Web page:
In Security Analysis, Graham and Dodd scolded Wall Street for its focus on “earnings trends” and encouraged investors to take an entirely different approach to valuing stocks – one that was based on understanding and gauging the rough value of the operating business that lay behind the security. Graham and Dodd also enumerated multiple actual examples of the market’s tendency to irrationally under-value certain out-of-favor securities, and saw this as an opportunity for savvy investors.
Investment Vs. Speculation
Graham and Dodd coined the term margin-of-safety and proposed a clear definition of investment that was distinguished from what they deemed speculation. Here’s what they wrote, and I quote: “An investment operation is one which, upon thorough analysis, promises safety of principal and an adequate return. Operations not meeting these requirements are speculative.”
So the next time you make a trade, I want you to ask yourself, “was my analysis thorough, is my principal secure with this investment, and what’s the return I should expect from this.” If you cannot answer these questions pretty convincingly, chances are you are speculating, rather than investing. So take heed and rethink that trade.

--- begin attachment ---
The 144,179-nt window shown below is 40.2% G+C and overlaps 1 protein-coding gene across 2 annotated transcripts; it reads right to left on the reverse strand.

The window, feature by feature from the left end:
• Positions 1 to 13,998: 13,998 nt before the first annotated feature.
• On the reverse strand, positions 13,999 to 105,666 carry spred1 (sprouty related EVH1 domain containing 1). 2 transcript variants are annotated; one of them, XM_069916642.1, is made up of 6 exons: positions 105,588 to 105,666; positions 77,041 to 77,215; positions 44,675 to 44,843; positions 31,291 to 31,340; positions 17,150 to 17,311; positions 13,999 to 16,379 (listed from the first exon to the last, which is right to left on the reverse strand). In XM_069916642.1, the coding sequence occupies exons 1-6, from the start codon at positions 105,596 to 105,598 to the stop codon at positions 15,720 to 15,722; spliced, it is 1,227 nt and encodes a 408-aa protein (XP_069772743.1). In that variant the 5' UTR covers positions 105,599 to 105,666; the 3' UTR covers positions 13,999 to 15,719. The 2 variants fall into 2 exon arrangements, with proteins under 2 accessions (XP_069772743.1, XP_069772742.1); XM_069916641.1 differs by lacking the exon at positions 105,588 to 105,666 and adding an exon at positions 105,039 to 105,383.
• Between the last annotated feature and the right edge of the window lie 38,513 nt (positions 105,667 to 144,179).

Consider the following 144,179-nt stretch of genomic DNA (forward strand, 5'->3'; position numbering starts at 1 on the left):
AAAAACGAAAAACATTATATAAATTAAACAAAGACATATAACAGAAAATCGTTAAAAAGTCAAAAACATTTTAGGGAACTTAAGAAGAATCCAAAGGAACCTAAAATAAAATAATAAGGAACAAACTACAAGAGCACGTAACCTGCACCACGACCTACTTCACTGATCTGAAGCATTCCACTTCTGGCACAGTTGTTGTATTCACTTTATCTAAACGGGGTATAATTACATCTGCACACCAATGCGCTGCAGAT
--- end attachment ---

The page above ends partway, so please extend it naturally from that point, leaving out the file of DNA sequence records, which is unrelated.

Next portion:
It is this latter book that I recently started re-reading and plan to share its highlights with you as I go from chapter to chapter.
So let’s get started with The Intelligent Investor by Benjamin Graham.
The Intelligent Investor
The Intelligent Investor starts with a preface by Warren Buffett. Buffett read the first edition of this book in 1950, when he was nineteen and a graduate student at Columbia Business School where Graham was one of his professors.